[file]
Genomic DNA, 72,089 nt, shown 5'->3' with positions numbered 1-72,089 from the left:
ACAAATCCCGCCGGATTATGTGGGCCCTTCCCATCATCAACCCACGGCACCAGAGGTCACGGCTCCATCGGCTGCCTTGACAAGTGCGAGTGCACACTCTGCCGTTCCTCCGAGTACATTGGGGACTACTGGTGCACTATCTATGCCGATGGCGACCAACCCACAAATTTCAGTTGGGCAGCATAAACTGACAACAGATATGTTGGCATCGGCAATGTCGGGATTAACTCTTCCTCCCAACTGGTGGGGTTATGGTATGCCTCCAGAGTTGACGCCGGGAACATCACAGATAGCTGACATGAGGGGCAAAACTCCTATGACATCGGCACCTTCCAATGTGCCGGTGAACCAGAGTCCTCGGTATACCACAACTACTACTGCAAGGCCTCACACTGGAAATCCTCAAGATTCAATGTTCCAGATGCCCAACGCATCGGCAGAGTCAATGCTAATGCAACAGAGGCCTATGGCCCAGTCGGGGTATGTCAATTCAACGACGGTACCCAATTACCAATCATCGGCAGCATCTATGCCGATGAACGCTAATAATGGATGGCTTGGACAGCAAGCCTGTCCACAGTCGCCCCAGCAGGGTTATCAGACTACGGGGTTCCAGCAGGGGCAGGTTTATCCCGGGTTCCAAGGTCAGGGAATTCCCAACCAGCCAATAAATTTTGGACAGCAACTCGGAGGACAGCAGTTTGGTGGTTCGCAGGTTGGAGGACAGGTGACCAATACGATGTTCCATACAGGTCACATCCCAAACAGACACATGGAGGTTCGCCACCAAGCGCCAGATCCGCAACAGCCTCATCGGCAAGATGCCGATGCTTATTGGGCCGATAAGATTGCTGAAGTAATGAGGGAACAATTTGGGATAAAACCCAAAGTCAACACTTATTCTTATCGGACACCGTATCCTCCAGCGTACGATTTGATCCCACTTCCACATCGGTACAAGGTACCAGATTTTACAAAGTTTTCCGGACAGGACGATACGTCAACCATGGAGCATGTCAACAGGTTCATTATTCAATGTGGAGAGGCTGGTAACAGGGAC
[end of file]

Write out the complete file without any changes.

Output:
Genomic DNA, 72,089 nt, shown 5'->3' with positions numbered 1-72,089 from the left:
ACAAATCCCGCCGGATTATGTGGGCCCTTCCCATCATCAACCCACGGCACCAGAGGTCACGGCTCCATCGGCTGCCTTGACAAGTGCGAGTGCACACTCTGCCGTTCCTCCGAGTACATTGGGGACTACTGGTGCACTATCTATGCCGATGGCGACCAACCCACAAATTTCAGTTGGGCAGCATAAACTGACAACAGATATGTTGGCATCGGCAATGTCGGGATTAACTCTTCCTCCCAACTGGTGGGGTTATGGTATGCCTCCAGAGTTGACGCCGGGAACATCACAGATAGCTGACATGAGGGGCAAAACTCCTATGACATCGGCACCTTCCAATGTGCCGGTGAACCAGAGTCCTCGGTATACCACAACTACTACTGCAAGGCCTCACACTGGAAATCCTCAAGATTCAATGTTCCAGATGCCCAACGCATCGGCAGAGTCAATGCTAATGCAACAGAGGCCTATGGCCCAGTCGGGGTATGTCAATTCAACGACGGTACCCAATTACCAATCATCGGCAGCATCTATGCCGATGAACGCTAATAATGGATGGCTTGGACAGCAAGCCTGTCCACAGTCGCCCCAGCAGGGTTATCAGACTACGGGGTTCCAGCAGGGGCAGGTTTATCCCGGGTTCCAAGGTCAGGGAATTCCCAACCAGCCAATAAATTTTGGACAGCAACTCGGAGGACAGCAGTTTGGTGGTTCGCAGGTTGGAGGACAGGTGACCAATACGATGTTCCATACAGGTCACATCCCAAACAGACACATGGAGGTTCGCCACCAAGCGCCAGATCCGCAACAGCCTCATCGGCAAGATGCCGATGCTTATTGGGCCGATAAGATTGCTGAAGTAATGAGGGAACAATTTGGGATAAAACCCAAAGTCAACACTTATTCTTATCGGACACCGTATCCTCCAGCGTACGATTTGATCCCACTTCCACATCGGTACAAGGTACCAGATTTTACAAAGTTTTCCGGACAGGACGATACGTCAACCATGGAGCATGTCAACAGGTTCATTATTCAATGTGGAGAGGCTGGTAACAGGGAC